If you have the baby in the ad turned sideways so he is looking at the brand messaging, the reader immediately looks at the message. One small tweak in the ad impacts how many people will see a company’s marketing.
Neuroscience in marketing heatmapping
Eye tracking changes Courtesy: Crescendo Agency

Science drives sales


It’s important to draw attention to the appropriate parts of the ad, but you also need to know your audience.
For example, Frito-Lay used neuromarketing with Baked! Potato Chips. The brand researched the science behind female purchases.
They found their target audience feels guilty about a lot of things (saying women feel guilty about everything is a surprise to exactly zero women. It’s like a study that says homelessness is bad for your health or that men spend more time on the toilet).  But it does provide a critical insight:  don’t trigger that emotion or the chips won’t sell.
Frito-Lay made sure its bag design did not set off the part of the brain that likes to go on guilt trips.
The brand found bags with ingredients that seem better for you and healthy-looking packaging trigger thoughts like “Eat me. I’m good for you” versus “That’s another 10,000 steps.”  Which, of course, translates to more sales. 
 By acknowledging and understanding the science, you can better connect to your audience. Add the magical science of storytelling, and you have a powerful way to impact sales.
According to the Harvard Business Review, 70% of customers are likely to buy a product when a video connects emotionally.  Crescendo Agency concurs.
Emotional Storytelling
Emotional storytelling sells. Courtesy: Crescendo Agency

Keep it simple 


Science is technical. That’s why it’s not everyone’s favorite subject. Break it down for people.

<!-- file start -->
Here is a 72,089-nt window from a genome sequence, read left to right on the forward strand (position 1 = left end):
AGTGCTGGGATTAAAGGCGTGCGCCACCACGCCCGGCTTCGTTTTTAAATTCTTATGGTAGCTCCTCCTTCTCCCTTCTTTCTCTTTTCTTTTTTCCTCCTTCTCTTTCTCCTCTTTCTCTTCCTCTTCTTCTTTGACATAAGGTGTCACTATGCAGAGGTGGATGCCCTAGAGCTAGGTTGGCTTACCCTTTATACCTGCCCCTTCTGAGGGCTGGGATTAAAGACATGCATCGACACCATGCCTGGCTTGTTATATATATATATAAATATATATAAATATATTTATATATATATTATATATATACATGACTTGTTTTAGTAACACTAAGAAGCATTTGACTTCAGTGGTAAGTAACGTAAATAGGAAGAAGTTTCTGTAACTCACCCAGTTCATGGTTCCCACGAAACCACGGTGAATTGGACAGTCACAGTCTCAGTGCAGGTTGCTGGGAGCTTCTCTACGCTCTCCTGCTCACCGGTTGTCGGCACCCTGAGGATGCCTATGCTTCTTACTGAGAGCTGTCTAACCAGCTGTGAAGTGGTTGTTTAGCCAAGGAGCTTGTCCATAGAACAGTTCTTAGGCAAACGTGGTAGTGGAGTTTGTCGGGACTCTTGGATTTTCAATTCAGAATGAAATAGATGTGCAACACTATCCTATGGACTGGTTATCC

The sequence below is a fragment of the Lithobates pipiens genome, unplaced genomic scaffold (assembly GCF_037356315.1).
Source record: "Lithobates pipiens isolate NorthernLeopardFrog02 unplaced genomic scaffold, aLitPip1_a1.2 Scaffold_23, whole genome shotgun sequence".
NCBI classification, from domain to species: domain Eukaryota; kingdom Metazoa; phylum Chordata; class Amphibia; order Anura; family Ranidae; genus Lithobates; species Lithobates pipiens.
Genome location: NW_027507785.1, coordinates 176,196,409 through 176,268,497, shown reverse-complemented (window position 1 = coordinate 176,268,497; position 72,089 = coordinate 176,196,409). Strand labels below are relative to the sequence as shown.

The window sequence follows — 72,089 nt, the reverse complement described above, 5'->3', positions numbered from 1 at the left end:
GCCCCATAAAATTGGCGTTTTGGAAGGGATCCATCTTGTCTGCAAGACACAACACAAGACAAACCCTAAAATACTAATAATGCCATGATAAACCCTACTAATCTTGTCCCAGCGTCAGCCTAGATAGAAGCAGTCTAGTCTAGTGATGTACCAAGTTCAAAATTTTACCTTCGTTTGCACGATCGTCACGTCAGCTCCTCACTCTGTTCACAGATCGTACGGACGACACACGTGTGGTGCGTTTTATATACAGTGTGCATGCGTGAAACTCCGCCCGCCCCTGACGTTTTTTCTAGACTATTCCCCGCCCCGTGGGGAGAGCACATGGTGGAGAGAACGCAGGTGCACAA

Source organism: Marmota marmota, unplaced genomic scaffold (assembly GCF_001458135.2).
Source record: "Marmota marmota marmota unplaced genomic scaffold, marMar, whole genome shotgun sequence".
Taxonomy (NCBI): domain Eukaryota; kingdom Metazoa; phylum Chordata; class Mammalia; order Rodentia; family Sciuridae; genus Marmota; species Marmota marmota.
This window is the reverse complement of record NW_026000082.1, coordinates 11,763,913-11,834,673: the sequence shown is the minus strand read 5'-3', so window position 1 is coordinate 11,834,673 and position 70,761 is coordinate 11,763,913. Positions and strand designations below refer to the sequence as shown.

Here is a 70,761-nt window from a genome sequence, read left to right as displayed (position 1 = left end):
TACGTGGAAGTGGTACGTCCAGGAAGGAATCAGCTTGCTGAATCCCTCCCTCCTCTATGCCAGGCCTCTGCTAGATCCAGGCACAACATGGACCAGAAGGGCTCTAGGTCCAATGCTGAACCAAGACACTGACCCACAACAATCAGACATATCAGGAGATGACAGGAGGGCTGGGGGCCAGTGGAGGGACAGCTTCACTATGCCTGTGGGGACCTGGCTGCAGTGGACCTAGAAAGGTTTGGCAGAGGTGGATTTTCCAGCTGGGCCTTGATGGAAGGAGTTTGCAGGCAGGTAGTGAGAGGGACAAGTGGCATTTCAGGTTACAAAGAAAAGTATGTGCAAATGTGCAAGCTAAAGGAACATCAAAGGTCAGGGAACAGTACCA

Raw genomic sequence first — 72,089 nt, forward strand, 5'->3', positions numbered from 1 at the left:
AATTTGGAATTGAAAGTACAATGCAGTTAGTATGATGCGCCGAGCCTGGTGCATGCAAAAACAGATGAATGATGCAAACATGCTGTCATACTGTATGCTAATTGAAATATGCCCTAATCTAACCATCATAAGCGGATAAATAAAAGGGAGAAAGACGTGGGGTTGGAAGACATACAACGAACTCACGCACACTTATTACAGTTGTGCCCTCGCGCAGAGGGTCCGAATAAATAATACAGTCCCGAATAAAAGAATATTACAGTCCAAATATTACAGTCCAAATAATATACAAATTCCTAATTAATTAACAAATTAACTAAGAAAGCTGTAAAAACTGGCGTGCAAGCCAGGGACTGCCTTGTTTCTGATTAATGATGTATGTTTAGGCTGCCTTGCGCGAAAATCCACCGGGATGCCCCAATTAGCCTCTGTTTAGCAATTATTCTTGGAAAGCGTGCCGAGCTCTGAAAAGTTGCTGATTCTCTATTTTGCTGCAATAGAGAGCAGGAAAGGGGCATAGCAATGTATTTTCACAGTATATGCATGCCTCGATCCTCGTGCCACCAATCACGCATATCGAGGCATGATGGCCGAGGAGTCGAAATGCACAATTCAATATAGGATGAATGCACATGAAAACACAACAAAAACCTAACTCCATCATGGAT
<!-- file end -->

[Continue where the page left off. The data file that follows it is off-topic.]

Your product message should be easy to understand. Simple sells.
For example, cell phone companies offer lots of plans. Some are easier to understand than others.
As ConversionXL points out, most people choose the unlimited plan even if it’s not the cheapest. This happens because the unlimited plan is the easiest to follow.
When a product offering is full of facts or fine print, there’s a risk you’ll lose the customer while they wade through their rational thought process.

Make it emotional

Just because something is simple, does not mean it should be devoid of emotion. Your brain is designed to pay attention to stories. Take your science and translate it into a good story.
Here’s your brain’s response to facts.
neuromarketing science 
Now, look at your brain when it sees or hears a story.
 storytelling science
When someone sees a story, several areas of the brain fire up like the 4th of July. With facts, it’s Columbus Day.
In this fast-paced world, simple is more important than ever before. You don’t want people to think about their decisions. You want to engage them with a story that triggers emotion and feelings.
Remember that jam example? When people had to think, the best tasting jam became the worst tasting.
Instead, tell them a story about a childhood picnic with grandma, and that peanut butter and jelly sandwich will bring suddenly offer feelings of sunshine and nostalgia, and taste so much better.
neuroscience in marketing
Happiness and Rainbows, Courtesy: Bobbie Kittle


When a brand tells a story, with emotion and a storyline that connects, the customer responds. Hopefully with a sale. 
The difference is remarkable. Touch the brain and the heart, and reach consumers like never before. 
Have you seen sales increase when you used science in your brand messaging?  Email me to share your story about the magical science of storytelling and how it worked for you.